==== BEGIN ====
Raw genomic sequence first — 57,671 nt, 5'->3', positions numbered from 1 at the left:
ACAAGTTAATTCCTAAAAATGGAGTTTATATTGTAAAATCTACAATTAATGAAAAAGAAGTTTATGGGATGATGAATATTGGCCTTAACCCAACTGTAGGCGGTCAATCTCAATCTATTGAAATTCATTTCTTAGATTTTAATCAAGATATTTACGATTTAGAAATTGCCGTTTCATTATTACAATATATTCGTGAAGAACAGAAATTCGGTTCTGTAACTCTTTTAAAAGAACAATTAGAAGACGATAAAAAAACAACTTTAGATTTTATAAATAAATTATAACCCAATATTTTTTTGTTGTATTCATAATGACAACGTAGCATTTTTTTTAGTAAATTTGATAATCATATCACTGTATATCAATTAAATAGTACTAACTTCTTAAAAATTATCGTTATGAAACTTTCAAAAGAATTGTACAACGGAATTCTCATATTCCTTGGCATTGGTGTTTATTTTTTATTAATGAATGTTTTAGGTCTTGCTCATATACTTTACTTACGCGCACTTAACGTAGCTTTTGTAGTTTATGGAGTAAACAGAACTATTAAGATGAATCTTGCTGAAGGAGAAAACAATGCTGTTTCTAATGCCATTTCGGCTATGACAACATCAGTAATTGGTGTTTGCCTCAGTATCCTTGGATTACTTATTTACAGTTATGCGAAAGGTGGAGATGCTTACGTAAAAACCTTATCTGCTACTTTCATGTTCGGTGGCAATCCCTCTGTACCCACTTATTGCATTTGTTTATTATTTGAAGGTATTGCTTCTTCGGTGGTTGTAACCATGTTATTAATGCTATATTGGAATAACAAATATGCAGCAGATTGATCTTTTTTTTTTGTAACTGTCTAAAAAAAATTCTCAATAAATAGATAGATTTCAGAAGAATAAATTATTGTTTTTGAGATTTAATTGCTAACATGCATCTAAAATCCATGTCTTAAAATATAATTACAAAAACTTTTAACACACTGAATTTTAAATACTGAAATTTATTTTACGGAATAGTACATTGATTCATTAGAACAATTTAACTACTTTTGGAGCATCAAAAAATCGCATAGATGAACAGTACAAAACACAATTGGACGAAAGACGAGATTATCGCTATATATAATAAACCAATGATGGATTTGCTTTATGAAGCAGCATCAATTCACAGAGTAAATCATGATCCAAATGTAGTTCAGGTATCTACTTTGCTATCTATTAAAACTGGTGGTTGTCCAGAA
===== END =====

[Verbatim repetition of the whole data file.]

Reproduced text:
Raw genomic sequence first — 57,671 nt, 5'->3', positions numbered from 1 at the left:
ACAAGTTAATTCCTAAAAATGGAGTTTATATTGTAAAATCTACAATTAATGAAAAAGAAGTTTATGGGATGATGAATATTGGCCTTAACCCAACTGTAGGCGGTCAATCTCAATCTATTGAAATTCATTTCTTAGATTTTAATCAAGATATTTACGATTTAGAAATTGCCGTTTCATTATTACAATATATTCGTGAAGAACAGAAATTCGGTTCTGTAACTCTTTTAAAAGAACAATTAGAAGACGATAAAAAAACAACTTTAGATTTTATAAATAAATTATAACCCAATATTTTTTTGTTGTATTCATAATGACAACGTAGCATTTTTTTTAGTAAATTTGATAATCATATCACTGTATATCAATTAAATAGTACTAACTTCTTAAAAATTATCGTTATGAAACTTTCAAAAGAATTGTACAACGGAATTCTCATATTCCTTGGCATTGGTGTTTATTTTTTATTAATGAATGTTTTAGGTCTTGCTCATATACTTTACTTACGCGCACTTAACGTAGCTTTTGTAGTTTATGGAGTAAACAGAACTATTAAGATGAATCTTGCTGAAGGAGAAAACAATGCTGTTTCTAATGCCATTTCGGCTATGACAACATCAGTAATTGGTGTTTGCCTCAGTATCCTTGGATTACTTATTTACAGTTATGCGAAAGGTGGAGATGCTTACGTAAAAACCTTATCTGCTACTTTCATGTTCGGTGGCAATCCCTCTGTACCCACTTATTGCATTTGTTTATTATTTGAAGGTATTGCTTCTTCGGTGGTTGTAACCATGTTATTAATGCTATATTGGAATAACAAATATGCAGCAGATTGATCTTTTTTTTTTGTAACTGTCTAAAAAAAATTCTCAATAAATAGATAGATTTCAGAAGAATAAATTATTGTTTTTGAGATTTAATTGCTAACATGCATCTAAAATCCATGTCTTAAAATATAATTACAAAAACTTTTAACACACTGAATTTTAAATACTGAAATTTATTTTACGGAATAGTACATTGATTCATTAGAACAATTTAACTACTTTTGGAGCATCAAAAAATCGCATAGATGAACAGTACAAAACACAATTGGACGAAAGACGAGATTATCGCTATATATAATAAACCAATGATGGATTTGCTTTATGAAGCAGCATCAATTCACAGAGTAAATCATGATCCAAATGTAGTTCAGGTATCTACTTTGCTATCTATTAAAACTGGTGGTTGTCCAGAA